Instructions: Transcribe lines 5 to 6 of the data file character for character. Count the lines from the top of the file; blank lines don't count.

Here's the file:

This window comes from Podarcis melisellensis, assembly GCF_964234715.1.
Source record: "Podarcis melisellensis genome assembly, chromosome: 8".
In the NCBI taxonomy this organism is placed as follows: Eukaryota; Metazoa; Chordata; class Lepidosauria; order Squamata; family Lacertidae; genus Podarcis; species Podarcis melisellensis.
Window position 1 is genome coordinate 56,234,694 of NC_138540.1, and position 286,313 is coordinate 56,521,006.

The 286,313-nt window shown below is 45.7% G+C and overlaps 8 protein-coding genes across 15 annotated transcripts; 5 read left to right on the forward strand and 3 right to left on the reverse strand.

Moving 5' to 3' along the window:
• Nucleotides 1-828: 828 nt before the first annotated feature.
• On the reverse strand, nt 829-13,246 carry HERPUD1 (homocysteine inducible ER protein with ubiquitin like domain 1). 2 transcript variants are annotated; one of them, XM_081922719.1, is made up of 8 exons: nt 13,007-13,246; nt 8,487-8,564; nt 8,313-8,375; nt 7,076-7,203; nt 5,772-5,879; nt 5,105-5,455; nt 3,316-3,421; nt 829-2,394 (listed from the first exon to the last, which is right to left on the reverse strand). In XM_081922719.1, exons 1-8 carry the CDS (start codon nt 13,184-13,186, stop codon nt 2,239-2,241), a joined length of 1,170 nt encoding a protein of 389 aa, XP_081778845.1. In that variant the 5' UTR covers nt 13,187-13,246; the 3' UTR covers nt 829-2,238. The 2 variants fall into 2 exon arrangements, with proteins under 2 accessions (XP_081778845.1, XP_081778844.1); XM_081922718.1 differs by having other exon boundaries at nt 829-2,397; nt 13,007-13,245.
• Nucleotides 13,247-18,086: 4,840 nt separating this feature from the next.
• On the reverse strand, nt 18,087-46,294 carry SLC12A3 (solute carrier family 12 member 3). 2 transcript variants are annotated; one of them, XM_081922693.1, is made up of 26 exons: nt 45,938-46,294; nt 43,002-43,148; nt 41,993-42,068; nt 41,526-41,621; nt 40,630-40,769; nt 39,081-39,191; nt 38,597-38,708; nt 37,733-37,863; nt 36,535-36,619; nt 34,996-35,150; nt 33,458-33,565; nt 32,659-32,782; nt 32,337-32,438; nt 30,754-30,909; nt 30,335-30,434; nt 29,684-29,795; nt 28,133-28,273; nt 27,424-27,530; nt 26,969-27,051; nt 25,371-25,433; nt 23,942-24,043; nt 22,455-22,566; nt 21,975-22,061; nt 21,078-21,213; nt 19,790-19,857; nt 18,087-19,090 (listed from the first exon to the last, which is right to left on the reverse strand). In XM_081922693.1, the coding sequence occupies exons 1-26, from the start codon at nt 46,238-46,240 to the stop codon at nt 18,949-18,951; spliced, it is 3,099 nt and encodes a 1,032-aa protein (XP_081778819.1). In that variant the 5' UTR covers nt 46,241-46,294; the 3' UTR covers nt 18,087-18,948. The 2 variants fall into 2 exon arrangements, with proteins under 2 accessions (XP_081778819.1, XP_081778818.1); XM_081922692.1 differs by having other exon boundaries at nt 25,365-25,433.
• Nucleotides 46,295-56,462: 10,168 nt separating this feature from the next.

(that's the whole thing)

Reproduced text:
The 286,313-nt window shown below is 45.7% G+C and overlaps 8 protein-coding genes across 15 annotated transcripts; 5 read left to right on the forward strand and 3 right to left on the reverse strand.

Moving 5' to 3' along the window: